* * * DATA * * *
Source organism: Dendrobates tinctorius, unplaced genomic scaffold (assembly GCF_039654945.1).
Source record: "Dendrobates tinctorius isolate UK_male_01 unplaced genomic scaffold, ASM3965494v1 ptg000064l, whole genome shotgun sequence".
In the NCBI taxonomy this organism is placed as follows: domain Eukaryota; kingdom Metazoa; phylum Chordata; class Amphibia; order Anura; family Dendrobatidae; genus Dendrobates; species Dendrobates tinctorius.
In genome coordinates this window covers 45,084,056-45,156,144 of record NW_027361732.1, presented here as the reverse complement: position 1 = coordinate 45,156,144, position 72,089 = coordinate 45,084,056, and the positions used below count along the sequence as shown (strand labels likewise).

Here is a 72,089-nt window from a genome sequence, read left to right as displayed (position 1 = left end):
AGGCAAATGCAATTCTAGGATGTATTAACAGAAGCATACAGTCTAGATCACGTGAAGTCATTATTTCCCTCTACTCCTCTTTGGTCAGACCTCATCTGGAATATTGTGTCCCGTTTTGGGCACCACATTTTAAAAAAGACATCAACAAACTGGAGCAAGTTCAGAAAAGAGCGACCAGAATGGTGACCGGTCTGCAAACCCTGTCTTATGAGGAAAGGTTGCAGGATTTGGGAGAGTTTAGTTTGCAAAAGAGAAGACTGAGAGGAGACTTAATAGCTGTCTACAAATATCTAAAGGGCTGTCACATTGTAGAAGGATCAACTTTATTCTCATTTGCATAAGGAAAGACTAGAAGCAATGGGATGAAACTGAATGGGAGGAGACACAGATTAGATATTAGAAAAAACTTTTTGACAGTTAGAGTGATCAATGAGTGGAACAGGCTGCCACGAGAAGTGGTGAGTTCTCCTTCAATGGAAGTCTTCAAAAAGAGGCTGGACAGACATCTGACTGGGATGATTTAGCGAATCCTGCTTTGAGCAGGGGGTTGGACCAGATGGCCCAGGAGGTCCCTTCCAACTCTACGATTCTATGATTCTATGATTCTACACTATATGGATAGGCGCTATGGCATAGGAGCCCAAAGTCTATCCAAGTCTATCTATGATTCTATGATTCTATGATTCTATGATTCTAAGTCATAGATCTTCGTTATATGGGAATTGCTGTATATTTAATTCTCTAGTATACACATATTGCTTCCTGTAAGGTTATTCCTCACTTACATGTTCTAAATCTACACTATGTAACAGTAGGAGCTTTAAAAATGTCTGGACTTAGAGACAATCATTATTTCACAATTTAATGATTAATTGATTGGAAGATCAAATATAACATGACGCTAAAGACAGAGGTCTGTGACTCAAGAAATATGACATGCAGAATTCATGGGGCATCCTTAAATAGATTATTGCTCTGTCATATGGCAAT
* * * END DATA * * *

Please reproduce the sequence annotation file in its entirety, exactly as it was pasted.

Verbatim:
Source organism: Dendrobates tinctorius, unplaced genomic scaffold (assembly GCF_039654945.1).
Source record: "Dendrobates tinctorius isolate UK_male_01 unplaced genomic scaffold, ASM3965494v1 ptg000064l, whole genome shotgun sequence".
In the NCBI taxonomy this organism is placed as follows: domain Eukaryota; kingdom Metazoa; phylum Chordata; class Amphibia; order Anura; family Dendrobatidae; genus Dendrobates; species Dendrobates tinctorius.
In genome coordinates this window covers 45,084,056-45,156,144 of record NW_027361732.1, presented here as the reverse complement: position 1 = coordinate 45,156,144, position 72,089 = coordinate 45,084,056, and the positions used below count along the sequence as shown (strand labels likewise).

Here is a 72,089-nt window from a genome sequence, read left to right as displayed (position 1 = left end):
AGGCAAATGCAATTCTAGGATGTATTAACAGAAGCATACAGTCTAGATCACGTGAAGTCATTATTTCCCTCTACTCCTCTTTGGTCAGACCTCATCTGGAATATTGTGTCCCGTTTTGGGCACCACATTTTAAAAAAGACATCAACAAACTGGAGCAAGTTCAGAAAAGAGCGACCAGAATGGTGACCGGTCTGCAAACCCTGTCTTATGAGGAAAGGTTGCAGGATTTGGGAGAGTTTAGTTTGCAAAAGAGAAGACTGAGAGGAGACTTAATAGCTGTCTACAAATATCTAAAGGGCTGTCACATTGTAGAAGGATCAACTTTATTCTCATTTGCATAAGGAAAGACTAGAAGCAATGGGATGAAACTGAATGGGAGGAGACACAGATTAGATATTAGAAAAAACTTTTTGACAGTTAGAGTGATCAATGAGTGGAACAGGCTGCCACGAGAAGTGGTGAGTTCTCCTTCAATGGAAGTCTTCAAAAAGAGGCTGGACAGACATCTGACTGGGATGATTTAGCGAATCCTGCTTTGAGCAGGGGGTTGGACCAGATGGCCCAGGAGGTCCCTTCCAACTCTACGATTCTATGATTCTATGATTCTACACTATATGGATAGGCGCTATGGCATAGGAGCCCAAAGTCTATCCAAGTCTATCTATGATTCTATGATTCTATGATTCTATGATTCTAAGTCATAGATCTTCGTTATATGGGAATTGCTGTATATTTAATTCTCTAGTATACACATATTGCTTCCTGTAAGGTTATTCCTCACTTACATGTTCTAAATCTACACTATGTAACAGTAGGAGCTTTAAAAATGTCTGGACTTAGAGACAATCATTATTTCACAATTTAATGATTAATTGATTGGAAGATCAAATATAACATGACGCTAAAGACAGAGGTCTGTGACTCAAGAAATATGACATGCAGAATTCATGGGGCATCCTTAAATAGATTATTGCTCTGTCATATGGCAAT